What’s In A Name?


So all the generations from Abraham to David are fourteen generations; and from David until the carrying away into Babylon are fourteen generations; and from the carrying away into Babylon unto Christ are fourteen generations.” Matthew 1:17

Look at the names in this one verse of scripture!

Abraham, the father of Israel, the first to be found justified through faith. He was given a promise that his seed would be as the multitude of the stars, or the sand of the sea, blessed beyond measure over all mankind, simply because he believed.

King David, who has the heart of The Lord, and after whom the keys to the kingdom are named, and who allowed himself to be led in the Spirit to reign as king over his brethren. He lived an imperfect life, and was yet loved by God, forgiven of the sins he committed, even as king, for he was repentant in heart, and God blessed him with a new heart that yearned for more of God.

Jesus, the Christ, God among us, miraculously born of a virgin that He would die for mankind, the Savior, both Man and God, the only Way to eternal life in Heaven.

This one verse names the milestones achieved on behalf of the plan of salvation culminating in the birth of Jesus. They are set at fourteen generational intervals, which begs the question. Why name the time of the carrying away into Babylon in verse seventeen, versus Jechonias, who is named in verses eleven and twelve? I believe that reason is that the taking away to Babylon shows us two important things.

Primarily, it shows us that God does not lie. He had warned the people over and over that if they would not turn away from their idolatry, He would remove His hands of protection from them, and they would die or be taken prisoner. Whether they believed God or not, and whether they believed the prophets used as messengers or not, did not matter. God does not lie. So, they refused to listen and they died or became captives. The captives were carried away to Babylon, thus proving God’s Word is true.

Secondarily, it shows that God’s Promises are also true, because having been taken captive, they could then be rescued. God said He would rescue them after a time. Turns out, that time was fourteen generations, because He did send His Son to rescue the world.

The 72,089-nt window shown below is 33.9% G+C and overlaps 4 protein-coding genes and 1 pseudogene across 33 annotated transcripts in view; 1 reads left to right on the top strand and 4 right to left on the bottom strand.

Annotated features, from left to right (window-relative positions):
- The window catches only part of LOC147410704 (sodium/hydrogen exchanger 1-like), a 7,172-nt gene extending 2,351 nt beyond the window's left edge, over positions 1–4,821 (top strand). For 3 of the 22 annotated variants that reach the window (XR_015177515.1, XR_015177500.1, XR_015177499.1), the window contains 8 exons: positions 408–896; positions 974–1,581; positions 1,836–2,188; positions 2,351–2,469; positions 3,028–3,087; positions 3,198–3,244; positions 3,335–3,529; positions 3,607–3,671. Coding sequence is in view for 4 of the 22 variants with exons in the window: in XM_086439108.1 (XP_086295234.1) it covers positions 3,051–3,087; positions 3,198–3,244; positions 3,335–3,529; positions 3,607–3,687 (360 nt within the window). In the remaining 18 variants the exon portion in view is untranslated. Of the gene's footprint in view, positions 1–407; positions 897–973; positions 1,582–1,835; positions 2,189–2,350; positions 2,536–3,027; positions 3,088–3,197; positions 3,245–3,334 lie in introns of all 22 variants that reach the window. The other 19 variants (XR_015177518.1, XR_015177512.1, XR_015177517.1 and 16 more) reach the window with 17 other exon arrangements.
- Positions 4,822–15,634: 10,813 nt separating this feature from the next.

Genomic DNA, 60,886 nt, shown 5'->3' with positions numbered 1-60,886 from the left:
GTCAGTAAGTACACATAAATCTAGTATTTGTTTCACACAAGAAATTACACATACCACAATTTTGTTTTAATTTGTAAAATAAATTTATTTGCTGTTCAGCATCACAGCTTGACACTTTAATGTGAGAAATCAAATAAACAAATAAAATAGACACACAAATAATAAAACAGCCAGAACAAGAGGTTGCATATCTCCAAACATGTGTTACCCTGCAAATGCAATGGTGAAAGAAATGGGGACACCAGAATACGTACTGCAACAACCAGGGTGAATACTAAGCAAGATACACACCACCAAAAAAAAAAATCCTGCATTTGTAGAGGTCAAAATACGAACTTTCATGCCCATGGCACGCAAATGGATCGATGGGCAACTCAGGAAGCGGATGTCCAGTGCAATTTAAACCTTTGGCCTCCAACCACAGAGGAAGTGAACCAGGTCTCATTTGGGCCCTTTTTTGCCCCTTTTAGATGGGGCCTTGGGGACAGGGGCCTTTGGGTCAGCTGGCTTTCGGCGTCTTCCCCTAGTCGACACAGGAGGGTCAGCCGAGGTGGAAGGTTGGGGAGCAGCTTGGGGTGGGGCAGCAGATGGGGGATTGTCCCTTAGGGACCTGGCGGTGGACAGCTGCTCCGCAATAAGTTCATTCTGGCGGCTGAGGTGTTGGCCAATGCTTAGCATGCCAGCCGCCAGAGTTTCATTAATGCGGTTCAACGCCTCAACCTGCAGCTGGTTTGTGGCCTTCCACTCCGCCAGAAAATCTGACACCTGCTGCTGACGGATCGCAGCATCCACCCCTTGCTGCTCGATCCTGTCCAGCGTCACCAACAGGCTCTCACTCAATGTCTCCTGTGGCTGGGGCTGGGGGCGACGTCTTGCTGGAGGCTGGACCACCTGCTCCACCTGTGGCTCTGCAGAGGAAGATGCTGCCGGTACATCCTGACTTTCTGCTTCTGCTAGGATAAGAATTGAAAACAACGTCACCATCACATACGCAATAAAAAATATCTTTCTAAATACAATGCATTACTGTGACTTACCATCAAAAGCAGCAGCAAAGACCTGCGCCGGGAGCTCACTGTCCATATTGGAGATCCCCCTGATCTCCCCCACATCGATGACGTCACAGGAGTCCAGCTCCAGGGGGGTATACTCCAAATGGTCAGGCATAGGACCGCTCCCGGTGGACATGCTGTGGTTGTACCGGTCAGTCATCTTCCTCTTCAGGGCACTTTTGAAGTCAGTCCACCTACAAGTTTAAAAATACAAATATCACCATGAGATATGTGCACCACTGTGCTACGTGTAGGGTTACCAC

So, we have in this verse:

• Justification by faith.
• Confession and repentance of sin.
• God’s people being forsaken due to unrepentant hearts.
• Rescue and redemption by the Savior.

So, here’s the message:

We are selfish at heart and, apart from God, we make the poorest decisions and must pay the consequences of our actions. If we simply believe Him, turn away from those sins and turn to Him, He will give us new hearts and save us from ourselves, because of the shed Blood of the Lamb, Who was born for this purpose.

This applies to both sinner and saint. Jesus Christ crucified is the solution to every problem. His sacrifice is the Way to an intimate relationship with the Father. That, after all is said and done, is the reason He was born to us in the first place.

Christmas is about Christ coming to us as the greatest gift of Love from God. It’s not about the lights, the trees, the wreaths, the expensive gifts, the carols, or all of the bull in which the world has drowned the message. It’s about the baby Boy that would grow into the Man that would bear a Cross and redeem all of mankind.

As we celebrate with family and friends, may we see that, even in His genealogy, everything that He is to us is apparent, and remember all of those things that He is to us. He truly is Emmanuel, God among us.

Merry Christmas!